Skip to main contentSkip to main content

End of life care

Care in a care home

Open all pages about End of life care

You can receive end of life care in a care home, if you wish. Here, trained staff are available to look after you day and night. They can provide the same type of care that family members can provide at home, such as help with washing, dressing and providing meals.

Some care homes provide skilled nursing care to residents when they need it. These are sometimes called nursing homes, and they are suitable for people who have a disability, a serious long-term condition or very restricted mobility.

Care homes can be run by:

  • voluntary organisations
  • private individuals
  • private companies
  • the local council

You can talk to your local social services department, GP or district nurse, palliative care team, or your hospital doctor or nurse to find out what is available in your area.

When considering a care home, you should ask about its experience and support in providing end of life care. Questions to ask include:

  • what does the Care Quality Commission (CQC) say about the service?
  • do the care home staff receive regular end of life care training?
  • what are the arrangements for care and support from the GP and community nurses, both for routine care and for emergencies?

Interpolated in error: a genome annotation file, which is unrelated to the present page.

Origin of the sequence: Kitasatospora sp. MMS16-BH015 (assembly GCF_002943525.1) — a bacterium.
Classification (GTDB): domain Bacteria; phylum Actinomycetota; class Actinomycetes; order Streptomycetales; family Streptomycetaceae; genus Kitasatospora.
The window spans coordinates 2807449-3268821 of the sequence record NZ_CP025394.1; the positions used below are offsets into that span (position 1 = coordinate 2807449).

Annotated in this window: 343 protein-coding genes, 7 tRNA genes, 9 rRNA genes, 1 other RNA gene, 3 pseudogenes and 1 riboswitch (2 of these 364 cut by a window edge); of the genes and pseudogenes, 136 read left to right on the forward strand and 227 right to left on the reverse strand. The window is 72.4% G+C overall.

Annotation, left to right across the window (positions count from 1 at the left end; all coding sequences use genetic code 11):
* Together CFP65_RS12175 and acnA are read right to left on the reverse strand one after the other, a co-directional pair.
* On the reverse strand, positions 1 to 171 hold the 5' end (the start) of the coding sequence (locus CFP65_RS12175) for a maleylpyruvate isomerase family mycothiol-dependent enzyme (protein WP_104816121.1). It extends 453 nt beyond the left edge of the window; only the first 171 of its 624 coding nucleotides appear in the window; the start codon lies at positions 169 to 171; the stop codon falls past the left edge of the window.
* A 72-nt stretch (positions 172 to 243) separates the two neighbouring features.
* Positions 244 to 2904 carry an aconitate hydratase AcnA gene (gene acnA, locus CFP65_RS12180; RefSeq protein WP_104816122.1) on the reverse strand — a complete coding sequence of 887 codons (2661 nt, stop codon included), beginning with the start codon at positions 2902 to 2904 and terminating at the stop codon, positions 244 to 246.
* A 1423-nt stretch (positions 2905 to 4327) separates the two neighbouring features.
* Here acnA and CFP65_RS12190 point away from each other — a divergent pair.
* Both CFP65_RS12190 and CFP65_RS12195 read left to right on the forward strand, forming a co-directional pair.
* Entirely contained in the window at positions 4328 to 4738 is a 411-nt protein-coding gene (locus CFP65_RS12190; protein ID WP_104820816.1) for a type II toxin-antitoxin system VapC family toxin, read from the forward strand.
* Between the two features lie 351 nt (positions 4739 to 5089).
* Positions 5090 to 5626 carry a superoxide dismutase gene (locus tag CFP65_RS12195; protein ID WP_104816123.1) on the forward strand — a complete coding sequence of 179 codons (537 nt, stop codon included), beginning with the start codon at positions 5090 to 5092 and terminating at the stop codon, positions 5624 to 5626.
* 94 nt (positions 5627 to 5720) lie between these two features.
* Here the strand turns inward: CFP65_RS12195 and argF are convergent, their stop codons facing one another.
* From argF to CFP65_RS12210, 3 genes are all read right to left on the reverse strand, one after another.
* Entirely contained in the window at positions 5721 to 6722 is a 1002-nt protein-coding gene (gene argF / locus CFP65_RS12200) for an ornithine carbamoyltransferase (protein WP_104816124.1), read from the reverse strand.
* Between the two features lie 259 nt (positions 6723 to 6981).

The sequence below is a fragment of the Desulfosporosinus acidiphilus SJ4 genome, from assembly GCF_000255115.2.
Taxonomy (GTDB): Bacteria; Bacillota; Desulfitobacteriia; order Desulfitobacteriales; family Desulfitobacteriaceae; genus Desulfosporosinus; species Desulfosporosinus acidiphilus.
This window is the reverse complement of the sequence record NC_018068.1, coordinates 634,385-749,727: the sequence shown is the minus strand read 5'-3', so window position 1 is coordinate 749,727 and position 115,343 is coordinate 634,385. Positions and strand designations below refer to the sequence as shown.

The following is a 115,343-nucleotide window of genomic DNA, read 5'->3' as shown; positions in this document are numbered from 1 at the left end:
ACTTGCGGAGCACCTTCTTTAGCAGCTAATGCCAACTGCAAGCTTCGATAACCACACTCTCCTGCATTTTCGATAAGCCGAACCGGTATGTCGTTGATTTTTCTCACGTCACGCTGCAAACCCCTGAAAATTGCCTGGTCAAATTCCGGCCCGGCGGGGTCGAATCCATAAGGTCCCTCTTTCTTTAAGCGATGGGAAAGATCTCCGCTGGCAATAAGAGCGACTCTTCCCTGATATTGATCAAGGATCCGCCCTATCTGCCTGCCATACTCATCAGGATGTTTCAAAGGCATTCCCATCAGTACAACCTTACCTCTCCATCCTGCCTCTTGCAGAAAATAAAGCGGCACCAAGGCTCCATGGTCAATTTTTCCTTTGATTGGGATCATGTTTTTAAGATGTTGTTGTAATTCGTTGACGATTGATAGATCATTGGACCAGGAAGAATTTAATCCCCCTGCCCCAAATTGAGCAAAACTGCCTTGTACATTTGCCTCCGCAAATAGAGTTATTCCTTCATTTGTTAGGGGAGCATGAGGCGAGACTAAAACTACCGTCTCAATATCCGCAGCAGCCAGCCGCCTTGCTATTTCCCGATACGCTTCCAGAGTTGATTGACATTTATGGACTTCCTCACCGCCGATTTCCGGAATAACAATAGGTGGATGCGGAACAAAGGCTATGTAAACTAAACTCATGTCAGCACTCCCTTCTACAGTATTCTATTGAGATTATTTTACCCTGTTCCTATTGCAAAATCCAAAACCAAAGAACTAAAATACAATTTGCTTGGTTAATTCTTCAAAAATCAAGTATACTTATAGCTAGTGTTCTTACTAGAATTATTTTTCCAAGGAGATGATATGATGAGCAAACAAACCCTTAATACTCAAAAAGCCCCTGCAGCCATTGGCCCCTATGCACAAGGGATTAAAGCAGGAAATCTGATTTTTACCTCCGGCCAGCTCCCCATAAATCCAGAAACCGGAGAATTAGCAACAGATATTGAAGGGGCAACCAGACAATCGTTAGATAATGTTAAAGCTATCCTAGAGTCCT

• does the care home participate in a service improvement programme run by local health or social care services?
  • is the care home accredited for the quality of its service, such as by the Gold Standards Framework or other accreditation systems?

Your care may involve the local hospital's palliative care team, the local hospice team, your GP, community nurses and district nurses.

You can search for care homes in your area with the CQC's care homes directory.

If you are relying on local authority funding, you will not be able to be cared for in a home that costs more than the authority is prepared to pay, unless you or your family can pay the difference.

If you choose to receive care at home, in a care home or in a hospice, you should be assessed for NHS continuing care.

Continuing care is professional care given to meet the physical or mental health needs of adults with a disability, injury or illness over an extended period of time.

NHS continuing healthcare means a package of care that is arranged and funded by the NHS, and is free of charge to the person receiving the care. This is sometimes called "fully funded NHS care".

Read more about what you can expect from end of life care.

Page last reviewed: 20/06/2018
Next review due: 20/06/2021